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Arch Intern Med. 2011 Oct 24;171(19):1727-33. doi: 10.1001/archinternmed.2011.433.

QT-interval duration and mortality rate: results from the Third National Health and Nutrition Examination Survey.

Author information

1
Welch Center for Prevention, Epidemiology, and Clinical Research, Johns Hopkins University Bloomberg School of Public Health, 2024 E Monument Street, Baltimore, MD 21205, USA.

Abstract

BACKGROUND:

Extreme prolongation or reduction of the QT interval predisposes patients to malignant ventricular arrhythmias and sudden cardiac death, but the association of variations in the QT interval within a reference range with mortality end points in the general population is unclear.

METHODS:

We included 7828 men and women from the Third National Health and Nutrition Examination Survey. Baseline QT interval was measured via standard 12-lead electrocardiographic readings. Mortality end points were assessed through December 31, 2006 (2291 deaths).

RESULTS:

After an average follow-up of 13.7 years, the association between QT interval and mortality end points was U-shaped. The multivariate-adjusted hazard ratios comparing participants at or above the 95th percentile of age-, sex-, race-, and R-R interval-corrected QT interval (≥439 milliseconds) with participants in the middle quintile (401 to <410 milliseconds) were 2.03 (95% confidence interval, 1.46-2.81) for total mortality, 2.55 (1.59-4.09) for mortality due to cardiovascular disease (CVD), 1.63 (0.96-2.75) for mortality due to coronary heart disease, and 1.65 (1.16-2.35) for non-CVD mortality. The corresponding hazard ratios comparing participants with a corrected QT interval below the fifth percentile (<377 milliseconds) with those in the middle quintile were 1.39 (95% confidence interval, 1.02-1.88) for total mortality, 1.35 (0.77-2.36) for CVD mortality, 1.02 (0.44-2.38) for coronary heart disease mortality, and 1.42 (0.97-2.08) for non-CVD mortality. Increased mortality also was observed with less extreme deviations of QT-interval duration. Similar, albeit weaker, associations also were observed with Bazett-corrected QT intervals.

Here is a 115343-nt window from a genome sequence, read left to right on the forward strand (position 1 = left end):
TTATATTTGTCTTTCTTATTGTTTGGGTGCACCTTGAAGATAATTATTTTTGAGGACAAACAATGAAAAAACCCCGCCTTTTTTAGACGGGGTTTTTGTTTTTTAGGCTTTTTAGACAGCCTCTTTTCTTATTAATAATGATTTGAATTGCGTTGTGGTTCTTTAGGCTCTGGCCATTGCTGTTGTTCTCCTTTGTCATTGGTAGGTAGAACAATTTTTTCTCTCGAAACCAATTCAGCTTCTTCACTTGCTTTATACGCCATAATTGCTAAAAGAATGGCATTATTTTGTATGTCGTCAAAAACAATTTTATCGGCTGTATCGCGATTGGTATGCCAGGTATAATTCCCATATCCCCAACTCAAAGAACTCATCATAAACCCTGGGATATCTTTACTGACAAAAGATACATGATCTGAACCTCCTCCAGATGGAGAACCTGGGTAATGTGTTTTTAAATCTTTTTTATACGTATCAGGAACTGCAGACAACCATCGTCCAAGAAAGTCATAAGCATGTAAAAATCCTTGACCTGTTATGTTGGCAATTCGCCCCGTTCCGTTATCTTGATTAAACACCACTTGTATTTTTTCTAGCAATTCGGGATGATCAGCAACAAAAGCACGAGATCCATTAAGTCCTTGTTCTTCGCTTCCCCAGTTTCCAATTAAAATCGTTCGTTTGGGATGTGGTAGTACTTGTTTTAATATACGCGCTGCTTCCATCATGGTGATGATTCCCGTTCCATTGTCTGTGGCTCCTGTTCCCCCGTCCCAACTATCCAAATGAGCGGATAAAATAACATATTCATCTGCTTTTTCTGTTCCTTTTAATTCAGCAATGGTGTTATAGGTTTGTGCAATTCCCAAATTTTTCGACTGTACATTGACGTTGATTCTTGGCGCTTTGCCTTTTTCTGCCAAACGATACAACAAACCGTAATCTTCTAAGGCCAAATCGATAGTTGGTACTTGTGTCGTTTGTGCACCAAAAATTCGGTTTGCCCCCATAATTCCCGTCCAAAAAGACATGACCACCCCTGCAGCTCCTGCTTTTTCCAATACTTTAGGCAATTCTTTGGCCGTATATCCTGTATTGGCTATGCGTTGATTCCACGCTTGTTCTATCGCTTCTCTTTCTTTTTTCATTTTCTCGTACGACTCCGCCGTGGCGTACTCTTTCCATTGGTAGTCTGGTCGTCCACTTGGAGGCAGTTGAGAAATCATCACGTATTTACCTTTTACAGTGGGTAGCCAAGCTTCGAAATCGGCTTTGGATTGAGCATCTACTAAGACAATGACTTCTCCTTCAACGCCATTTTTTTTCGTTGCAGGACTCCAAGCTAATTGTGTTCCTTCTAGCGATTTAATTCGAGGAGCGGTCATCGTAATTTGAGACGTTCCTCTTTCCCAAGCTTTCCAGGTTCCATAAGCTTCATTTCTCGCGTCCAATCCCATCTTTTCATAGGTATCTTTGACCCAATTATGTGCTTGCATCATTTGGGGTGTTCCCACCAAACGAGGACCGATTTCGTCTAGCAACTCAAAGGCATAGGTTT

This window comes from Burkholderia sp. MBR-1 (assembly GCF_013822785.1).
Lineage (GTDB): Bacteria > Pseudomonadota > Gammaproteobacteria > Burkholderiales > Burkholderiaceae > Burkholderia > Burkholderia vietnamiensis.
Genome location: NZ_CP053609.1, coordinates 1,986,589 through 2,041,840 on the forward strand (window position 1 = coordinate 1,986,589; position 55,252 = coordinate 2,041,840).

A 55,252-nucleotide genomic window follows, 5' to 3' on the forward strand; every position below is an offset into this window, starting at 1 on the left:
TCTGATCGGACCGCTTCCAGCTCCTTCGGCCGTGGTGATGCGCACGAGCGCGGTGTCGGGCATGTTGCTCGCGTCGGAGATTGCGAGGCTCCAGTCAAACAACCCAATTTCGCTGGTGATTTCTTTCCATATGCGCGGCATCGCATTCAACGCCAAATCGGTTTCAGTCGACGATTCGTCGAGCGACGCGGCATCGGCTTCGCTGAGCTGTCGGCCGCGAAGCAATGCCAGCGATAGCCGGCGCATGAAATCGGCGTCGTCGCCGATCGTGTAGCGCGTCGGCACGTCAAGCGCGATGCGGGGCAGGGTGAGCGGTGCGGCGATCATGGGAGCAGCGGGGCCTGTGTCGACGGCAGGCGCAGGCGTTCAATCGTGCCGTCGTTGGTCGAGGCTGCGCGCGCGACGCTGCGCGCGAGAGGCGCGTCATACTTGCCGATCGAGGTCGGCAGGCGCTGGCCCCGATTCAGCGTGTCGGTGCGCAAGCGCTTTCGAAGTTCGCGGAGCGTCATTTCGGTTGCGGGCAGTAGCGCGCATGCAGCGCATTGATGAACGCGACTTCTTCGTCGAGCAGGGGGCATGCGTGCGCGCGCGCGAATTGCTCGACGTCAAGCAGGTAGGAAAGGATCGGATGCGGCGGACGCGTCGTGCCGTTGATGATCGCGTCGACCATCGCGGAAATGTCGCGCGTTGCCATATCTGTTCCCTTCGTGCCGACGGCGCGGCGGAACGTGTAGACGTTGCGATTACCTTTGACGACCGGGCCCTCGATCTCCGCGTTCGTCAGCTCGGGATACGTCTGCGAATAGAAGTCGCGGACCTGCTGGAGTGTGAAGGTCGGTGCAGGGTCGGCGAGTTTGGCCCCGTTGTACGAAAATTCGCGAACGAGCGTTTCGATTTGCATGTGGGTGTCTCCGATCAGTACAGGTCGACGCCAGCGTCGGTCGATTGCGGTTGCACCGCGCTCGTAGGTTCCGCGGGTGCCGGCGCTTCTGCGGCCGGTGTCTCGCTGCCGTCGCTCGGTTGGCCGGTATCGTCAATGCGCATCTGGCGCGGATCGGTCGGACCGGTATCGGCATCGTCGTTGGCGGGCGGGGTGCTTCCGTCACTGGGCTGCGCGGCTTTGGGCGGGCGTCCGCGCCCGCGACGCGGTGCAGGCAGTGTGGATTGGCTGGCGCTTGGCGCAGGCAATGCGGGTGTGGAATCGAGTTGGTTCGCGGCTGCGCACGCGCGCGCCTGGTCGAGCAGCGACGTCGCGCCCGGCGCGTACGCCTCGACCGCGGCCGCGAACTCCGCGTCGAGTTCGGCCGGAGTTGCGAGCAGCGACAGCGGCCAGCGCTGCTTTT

CONCLUSION:

Shortened and prolonged QT-interval durations, even within a reference range, are associated with increased mortality risk in the general population.

PMID:
22025428
PMCID:
PMC3339773
DOI:
10.1001/archinternmed.2011.433
[Indexed for MEDLINE]
Free PMC Article

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